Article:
from The Century Dictionary.
- noun The act of inserting a shoot or scion taken from one tree into the stem or some other part of another, in such a manner that they unite and produce fruit of the kind belonging to the tree from which the scion was taken.
- noun In carpentry, the joining of two piles or beams endwise; scarfing.
- noun Joining; splicing; specifically, splicing a rope by unlaying and relaying the strands of the ends to be joined, or, in knitting, adding one piece to another.
- noun In bee-culture, the substitution of eggs or larvæ in queen-cells for the original occupants.
- noun The practice of taking or making ‘graft’; the practice of stealing money or its equivalent, especially in positions of trust, in ways not. easily detected or punishable.
from the GNU version of the Collaborative International Dictionary of English.
- noun (Naut.) The act or method of weaving a cover for a ring, rope end, etc.
- noun (Surg.) The transplanting of a portion of flesh or skin to a denuded surface; autoplasty.
- noun (Carp.) A scarfing or endwise attachment of one timber to another.
- noun (Hort.) a method of grafting in which the scion is placed in a cleft or slit in the stock or stump made by sawing off a branch, usually in such a manaer that its bark evenly joins that of the stock.
- noun (Hort.) a method of grafting which the alburnum and inner bark are separated, and between them is inserted the lower end of the scion cut slantwise.
- noun a mode of grafting in which a deep cleft is made in the end of the scion by two sloping cuts, and the end of the stock is made wedge-shaped to fit the cleft in the scion, which is placed upon it saddlewise.
- noun a mode of grafting in which the scion, cut quite across very obliquely, so as to give it the form of a slender wedge, is thrust down inside of the bark of the stock or stem into which it is inserted, the cut side of the scion being next the wood of the stock.
- noun (Surg.) See
- noun (Hort.) a method of grafting by cutting the ends of the scion and stock completely across and obliquely, in such a manner that the sections are of the same shape, then lapping the ends so that the one cut surface exactly fits the other, and securing them by tying or otherwise.
- noun tongue grafting, the same as splice grafting, except that a cleft or slit is made in the end of both scion and stock, in the direction of the grain and in the middle of the sloping surface, forming a kind of tongue, so that when put together, the tongue of each is inserted in the slit of the other.
- noun a surgeon's scissors, used in rhinoplastic operations, etc.
- noun A very strong curved spade used in digging canals.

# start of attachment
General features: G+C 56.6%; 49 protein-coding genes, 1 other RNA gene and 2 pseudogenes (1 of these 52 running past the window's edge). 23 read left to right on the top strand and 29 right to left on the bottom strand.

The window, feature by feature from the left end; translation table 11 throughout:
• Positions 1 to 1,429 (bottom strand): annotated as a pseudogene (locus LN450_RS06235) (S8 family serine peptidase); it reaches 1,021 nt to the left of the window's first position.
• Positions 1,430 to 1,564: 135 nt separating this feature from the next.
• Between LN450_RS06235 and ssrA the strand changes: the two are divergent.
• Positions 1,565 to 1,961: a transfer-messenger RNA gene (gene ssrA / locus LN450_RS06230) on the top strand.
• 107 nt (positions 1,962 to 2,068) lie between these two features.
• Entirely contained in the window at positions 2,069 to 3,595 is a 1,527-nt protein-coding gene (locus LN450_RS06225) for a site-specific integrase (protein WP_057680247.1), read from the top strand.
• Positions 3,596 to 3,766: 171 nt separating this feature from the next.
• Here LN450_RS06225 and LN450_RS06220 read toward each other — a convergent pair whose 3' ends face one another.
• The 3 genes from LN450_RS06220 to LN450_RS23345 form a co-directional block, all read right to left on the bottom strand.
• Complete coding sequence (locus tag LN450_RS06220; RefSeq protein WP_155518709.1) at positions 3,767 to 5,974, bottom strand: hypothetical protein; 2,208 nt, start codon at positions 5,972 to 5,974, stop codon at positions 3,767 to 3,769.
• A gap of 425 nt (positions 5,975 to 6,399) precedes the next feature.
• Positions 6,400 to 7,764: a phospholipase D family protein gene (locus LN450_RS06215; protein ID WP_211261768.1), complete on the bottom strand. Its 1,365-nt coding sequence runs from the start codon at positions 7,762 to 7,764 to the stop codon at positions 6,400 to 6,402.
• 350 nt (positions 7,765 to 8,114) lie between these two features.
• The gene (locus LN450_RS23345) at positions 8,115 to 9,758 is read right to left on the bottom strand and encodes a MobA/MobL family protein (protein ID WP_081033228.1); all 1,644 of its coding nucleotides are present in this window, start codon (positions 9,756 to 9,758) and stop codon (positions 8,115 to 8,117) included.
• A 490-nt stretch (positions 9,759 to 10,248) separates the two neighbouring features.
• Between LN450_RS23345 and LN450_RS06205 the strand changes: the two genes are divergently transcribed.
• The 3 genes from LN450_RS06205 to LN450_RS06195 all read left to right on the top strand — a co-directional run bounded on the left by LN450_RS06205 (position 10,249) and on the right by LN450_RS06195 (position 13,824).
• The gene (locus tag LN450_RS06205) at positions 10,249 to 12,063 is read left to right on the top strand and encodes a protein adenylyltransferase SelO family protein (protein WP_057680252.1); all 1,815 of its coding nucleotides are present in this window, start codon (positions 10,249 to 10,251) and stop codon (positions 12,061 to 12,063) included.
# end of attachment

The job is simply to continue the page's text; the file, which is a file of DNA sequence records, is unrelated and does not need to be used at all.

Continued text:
- noun a composition of rosin, beeswax tallow, etc., used in binding up the wounds of newly grafted trees.
from Wiktionary, Creative Commons Attribution/Share-Alike License.
- verb Present participle of
- noun horticulture The act, art, or process of inserting
- noun nautical The act or method of
weavinga cover for a ring, rope end, etc.
- noun surgery The transplanting of a portion of flesh or skin to a denuded surface; autoplastic.
- noun carpentry A
scarfingor endwise attachment of one timberto another.
from WordNet 3.0 Copyright 2006 by Princeton University. All rights reserved.
- noun the act of grafting something onto something else
Sorry, no etymologies found.
Skin grafting procedures may be required to repair the damage.
I have had the mohs procedure with skin grafting on my nose (about the same area that you have) just last week and am still healing with sutures in place.
Of Human Bandage Medical treatise on early skin grafting techniques.
Bio-engineered skin, originally developed for bulk-grafting, is finding an industrial niche as an alternative to animal (and, presumably, human) testing.
Cross skin grafting established genetic identity, renal disease was brought under control with medications and dialysis, and we were ready to apply our laboratory-tested surgical technique to man.
The uni-terminal transplantation consists in grafting one extremity of a vessel on to another part of the vascular system, and includes many different varieties.
In the outcome, it proved impossible to distinguish between the two kinds of twins by skin grafting, but the causal connexion between Owen's phenomenon and our own was obvious, and we were now confident of our ability to make adult animals accept tissue homografts by reproducing in the laboratory the very state of affairs that had come about by natural accident in twin cattle.
There is another way of grafting, which is called grafting in the scutchion, which howsoeuer it is estéemed, yet is it troublesome, incertaine, and to small purpose: the season for it is in summer, from
Fat transfer - or "grafting" - from one part of the body to another is not new, especially from the buttocks to the breasts.
I couldn’t agree more, Maureen, that the prospect of lace grafting is terrifying.